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ON COURT WITH LARS ULRICH - 2002


LARS ULRICH IS KNOWN WORLDwide as the drummer and outspoken leader of the heavy-metal band Metallica. But during the 1979-'80 school year, as a 16-year-old student in the second class to attend the Nick Bollettieri Tennis Academy, in Sarasota, Fla., Ulrich was just another face in the crowd. 

"Jimmy Arias and Paul Annacone were the stars who got the best court," says Ulrich, whose tennis credentials included a Top 10 junior ranking in his native Denmark. "At the academy, I realized that my ability wasn't enough to be a successful professional--far from it--and the discipline necessary was not in me." 

Instead, Lars cofounded Metallica in 1981. But he never gave up tennis. These days he plays once or twice a week. One of his occasional opponents is his father, Torben, the free-spirited ex-pro who remains the oldest player (48 years, 11 months, in 1978) to compete in Davis Cup. 

Lars, 38, lives in San Francisco with his wife, Skylar, a doctor, and their sons Myles, 3, and Layne, 1. A day after hitting with Bay Area resident Brad Gilbert, he kicked back at his home and beat the drums for his favorite sport.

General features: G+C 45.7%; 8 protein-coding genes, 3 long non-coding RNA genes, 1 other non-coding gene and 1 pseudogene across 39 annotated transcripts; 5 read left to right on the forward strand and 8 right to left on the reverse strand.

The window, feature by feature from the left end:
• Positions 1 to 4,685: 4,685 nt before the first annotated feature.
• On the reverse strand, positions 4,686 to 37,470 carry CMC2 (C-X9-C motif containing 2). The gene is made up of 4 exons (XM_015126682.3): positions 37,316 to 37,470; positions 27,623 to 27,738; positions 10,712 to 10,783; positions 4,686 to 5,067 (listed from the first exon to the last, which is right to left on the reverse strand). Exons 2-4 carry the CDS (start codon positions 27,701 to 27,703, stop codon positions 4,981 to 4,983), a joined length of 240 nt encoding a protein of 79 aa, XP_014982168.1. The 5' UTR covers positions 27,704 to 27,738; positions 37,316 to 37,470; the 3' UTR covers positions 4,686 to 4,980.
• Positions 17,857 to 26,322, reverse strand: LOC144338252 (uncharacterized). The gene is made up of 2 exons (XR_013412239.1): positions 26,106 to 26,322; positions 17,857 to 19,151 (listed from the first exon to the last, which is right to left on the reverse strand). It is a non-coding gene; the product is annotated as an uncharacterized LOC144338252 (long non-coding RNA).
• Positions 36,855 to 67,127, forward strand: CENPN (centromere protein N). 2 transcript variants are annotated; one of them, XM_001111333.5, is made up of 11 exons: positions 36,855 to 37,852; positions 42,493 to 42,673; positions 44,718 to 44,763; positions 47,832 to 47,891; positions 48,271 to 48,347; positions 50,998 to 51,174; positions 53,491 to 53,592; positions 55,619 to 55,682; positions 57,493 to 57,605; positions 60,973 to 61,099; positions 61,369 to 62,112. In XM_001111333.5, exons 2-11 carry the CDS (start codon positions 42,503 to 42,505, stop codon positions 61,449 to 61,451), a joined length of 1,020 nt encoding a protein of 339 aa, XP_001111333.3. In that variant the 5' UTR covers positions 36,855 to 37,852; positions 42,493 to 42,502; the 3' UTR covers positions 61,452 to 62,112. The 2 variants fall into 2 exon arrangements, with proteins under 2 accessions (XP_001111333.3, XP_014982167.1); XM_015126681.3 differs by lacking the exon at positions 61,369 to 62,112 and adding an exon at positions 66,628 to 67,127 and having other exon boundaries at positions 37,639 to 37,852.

STAGE PRESENCE - "I'm the Tasmanian Devil on the court. I'm all over the place. I get very animated and emotionally involved on every level possible." 

WHEREVER I MAY ROAM - "I can see where the ball is going before most people I play with do. There's some sort of inbred tennis thing going on." 

OFF KEY - "My second serve is so lame! It's tentative under pressure. It goes right in the net." 

FAVORITE ROADIE - "I'm fortunate to call John McEnroe a friend. Whenever he's in town, we hang out. Whenever we're in New York, we hang out. We talk about music, we talk about art, we drink a few margaritas." 

FAN FARE - "You've got to love the Jennifer Capriati story It's so amazing. It should give everyone faith in what they're aspiring to." 

BACKSTAGE - "If I were running the men's tour, a requirement for every player would be to have an interesting personality. I would decide which players had personalities, and for those who didn't have one, they'd be off the tour." 

ALL-ACCESS PASS - "Agassi is a true personality. The last player I thought was really interesting was Marcelo Rios, around the five or ten minutes that he peaked." 

THE SHOW MUST GO ON - "Watching tennis on television, I don't like seeing all those timeouts. Like 'Hey, let's get a trainer down here so I can get a massage.' It bugs me." 

TENNIS MAGAZINE 2002

 

 

 

 

 

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